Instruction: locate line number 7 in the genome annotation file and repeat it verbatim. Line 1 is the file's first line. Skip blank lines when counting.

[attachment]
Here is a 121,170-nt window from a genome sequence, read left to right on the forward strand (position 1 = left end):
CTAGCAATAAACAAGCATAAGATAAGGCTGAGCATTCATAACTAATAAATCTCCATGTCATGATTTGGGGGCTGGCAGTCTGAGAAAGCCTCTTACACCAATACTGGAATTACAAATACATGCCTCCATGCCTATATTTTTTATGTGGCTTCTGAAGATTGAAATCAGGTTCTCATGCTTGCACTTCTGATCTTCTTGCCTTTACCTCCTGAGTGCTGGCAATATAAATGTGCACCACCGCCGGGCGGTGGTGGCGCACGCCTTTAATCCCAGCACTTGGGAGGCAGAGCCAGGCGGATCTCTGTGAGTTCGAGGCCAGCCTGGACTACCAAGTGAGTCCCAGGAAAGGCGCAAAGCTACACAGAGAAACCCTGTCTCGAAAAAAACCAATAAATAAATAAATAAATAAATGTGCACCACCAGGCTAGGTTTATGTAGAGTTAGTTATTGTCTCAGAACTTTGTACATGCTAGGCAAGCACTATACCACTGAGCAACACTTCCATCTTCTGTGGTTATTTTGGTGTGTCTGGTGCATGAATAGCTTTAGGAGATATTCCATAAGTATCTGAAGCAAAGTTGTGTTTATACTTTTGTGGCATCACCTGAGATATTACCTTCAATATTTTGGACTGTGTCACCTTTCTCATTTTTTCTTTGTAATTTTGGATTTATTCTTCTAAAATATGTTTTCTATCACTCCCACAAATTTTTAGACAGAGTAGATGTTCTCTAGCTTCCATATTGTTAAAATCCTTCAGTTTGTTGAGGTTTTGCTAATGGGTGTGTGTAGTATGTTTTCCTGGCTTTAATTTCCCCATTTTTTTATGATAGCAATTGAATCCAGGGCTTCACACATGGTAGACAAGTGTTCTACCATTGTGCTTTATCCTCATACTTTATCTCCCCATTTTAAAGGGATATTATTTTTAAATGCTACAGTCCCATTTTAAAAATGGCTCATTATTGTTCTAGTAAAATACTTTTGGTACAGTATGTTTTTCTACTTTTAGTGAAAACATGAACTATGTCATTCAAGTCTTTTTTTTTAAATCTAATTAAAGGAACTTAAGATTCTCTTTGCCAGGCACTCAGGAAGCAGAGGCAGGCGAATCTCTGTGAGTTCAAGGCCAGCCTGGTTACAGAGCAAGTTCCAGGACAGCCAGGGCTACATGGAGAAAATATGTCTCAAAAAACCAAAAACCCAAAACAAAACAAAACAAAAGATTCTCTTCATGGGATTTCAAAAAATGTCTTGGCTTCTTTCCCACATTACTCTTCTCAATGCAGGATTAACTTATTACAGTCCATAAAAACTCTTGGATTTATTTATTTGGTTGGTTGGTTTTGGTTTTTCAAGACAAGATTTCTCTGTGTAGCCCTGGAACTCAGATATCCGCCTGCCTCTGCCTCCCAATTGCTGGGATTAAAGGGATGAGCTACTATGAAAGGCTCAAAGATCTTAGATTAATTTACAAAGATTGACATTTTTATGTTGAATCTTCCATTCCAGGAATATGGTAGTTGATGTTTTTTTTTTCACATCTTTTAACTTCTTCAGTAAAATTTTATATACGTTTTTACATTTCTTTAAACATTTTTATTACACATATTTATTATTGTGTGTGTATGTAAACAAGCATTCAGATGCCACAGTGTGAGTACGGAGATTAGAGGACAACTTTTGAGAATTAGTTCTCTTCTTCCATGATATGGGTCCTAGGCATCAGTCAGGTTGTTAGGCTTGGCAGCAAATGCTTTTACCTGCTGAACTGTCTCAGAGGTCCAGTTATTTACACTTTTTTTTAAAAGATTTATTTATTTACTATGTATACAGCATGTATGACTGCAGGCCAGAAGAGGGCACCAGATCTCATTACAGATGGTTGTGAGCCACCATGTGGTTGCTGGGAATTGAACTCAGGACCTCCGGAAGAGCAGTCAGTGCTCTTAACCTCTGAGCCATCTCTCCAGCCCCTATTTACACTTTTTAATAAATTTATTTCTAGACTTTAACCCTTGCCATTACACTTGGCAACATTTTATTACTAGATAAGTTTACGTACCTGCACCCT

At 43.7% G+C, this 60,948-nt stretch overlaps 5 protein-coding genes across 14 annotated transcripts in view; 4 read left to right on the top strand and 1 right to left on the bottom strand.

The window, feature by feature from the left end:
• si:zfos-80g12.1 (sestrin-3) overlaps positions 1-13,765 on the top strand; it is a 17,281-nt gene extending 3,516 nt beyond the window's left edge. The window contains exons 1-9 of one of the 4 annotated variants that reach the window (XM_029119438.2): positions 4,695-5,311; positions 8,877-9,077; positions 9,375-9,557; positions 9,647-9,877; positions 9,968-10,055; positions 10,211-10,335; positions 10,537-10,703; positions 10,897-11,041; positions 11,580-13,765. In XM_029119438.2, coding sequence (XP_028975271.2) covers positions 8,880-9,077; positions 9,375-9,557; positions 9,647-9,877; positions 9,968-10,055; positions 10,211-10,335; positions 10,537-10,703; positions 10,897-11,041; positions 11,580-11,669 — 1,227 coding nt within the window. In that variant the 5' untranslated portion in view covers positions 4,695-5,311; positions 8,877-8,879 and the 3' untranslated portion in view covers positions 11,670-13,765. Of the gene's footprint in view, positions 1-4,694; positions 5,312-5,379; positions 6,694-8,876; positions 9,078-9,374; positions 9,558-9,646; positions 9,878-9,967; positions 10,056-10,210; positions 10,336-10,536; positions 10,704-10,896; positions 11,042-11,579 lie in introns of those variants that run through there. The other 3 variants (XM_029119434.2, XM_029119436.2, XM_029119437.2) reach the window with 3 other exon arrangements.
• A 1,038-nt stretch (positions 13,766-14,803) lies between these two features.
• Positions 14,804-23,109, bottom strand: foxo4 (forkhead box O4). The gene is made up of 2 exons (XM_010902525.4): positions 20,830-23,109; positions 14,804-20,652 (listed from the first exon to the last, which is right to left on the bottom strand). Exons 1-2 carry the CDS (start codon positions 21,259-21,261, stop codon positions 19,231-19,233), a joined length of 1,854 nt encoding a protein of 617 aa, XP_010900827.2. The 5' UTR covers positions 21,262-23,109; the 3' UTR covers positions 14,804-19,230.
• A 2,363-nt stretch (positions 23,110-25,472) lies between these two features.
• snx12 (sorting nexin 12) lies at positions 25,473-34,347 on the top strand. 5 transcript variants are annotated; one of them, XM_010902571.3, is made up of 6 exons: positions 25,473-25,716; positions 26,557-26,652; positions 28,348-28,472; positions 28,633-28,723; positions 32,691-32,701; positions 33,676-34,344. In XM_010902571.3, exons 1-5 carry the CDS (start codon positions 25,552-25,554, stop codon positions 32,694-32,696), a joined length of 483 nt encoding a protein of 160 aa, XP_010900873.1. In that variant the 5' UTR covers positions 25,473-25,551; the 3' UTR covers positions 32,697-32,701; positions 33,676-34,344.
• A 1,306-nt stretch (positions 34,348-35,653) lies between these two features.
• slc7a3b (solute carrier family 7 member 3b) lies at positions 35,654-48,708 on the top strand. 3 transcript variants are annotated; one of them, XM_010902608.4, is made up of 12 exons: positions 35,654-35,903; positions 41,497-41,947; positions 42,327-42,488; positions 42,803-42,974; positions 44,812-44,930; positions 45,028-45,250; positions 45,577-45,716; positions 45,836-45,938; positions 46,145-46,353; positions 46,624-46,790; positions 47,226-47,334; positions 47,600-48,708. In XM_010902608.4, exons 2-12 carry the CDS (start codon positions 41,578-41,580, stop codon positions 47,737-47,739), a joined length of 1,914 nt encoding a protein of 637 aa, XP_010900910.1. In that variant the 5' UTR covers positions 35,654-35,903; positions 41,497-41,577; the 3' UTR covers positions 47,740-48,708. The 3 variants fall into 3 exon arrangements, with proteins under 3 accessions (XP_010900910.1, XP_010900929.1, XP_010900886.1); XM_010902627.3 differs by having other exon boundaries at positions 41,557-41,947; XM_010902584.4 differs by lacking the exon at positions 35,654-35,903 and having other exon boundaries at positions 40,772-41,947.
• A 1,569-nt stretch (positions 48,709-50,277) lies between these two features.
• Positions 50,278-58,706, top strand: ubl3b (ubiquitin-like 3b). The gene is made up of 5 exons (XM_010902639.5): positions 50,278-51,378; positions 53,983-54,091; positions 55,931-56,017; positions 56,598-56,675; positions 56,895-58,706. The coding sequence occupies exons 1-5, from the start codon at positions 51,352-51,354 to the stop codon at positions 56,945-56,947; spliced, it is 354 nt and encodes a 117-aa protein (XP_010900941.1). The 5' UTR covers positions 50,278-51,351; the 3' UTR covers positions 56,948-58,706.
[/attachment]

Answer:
• Positions 14,804-23,109, bottom strand: foxo4 (forkhead box O4). The gene is made up of 2 exons (XM_010902525.4): positions 20,830-23,109; positions 14,804-20,652 (listed from the first exon to the last, which is right to left on the bottom strand). Exons 1-2 carry the CDS (start codon positions 21,259-21,261, stop codon positions 19,231-19,233), a joined length of 1,854 nt encoding a protein of 617 aa, XP_010900827.2. The 5' UTR covers positions 21,262-23,109; the 3' UTR covers positions 14,804-19,230.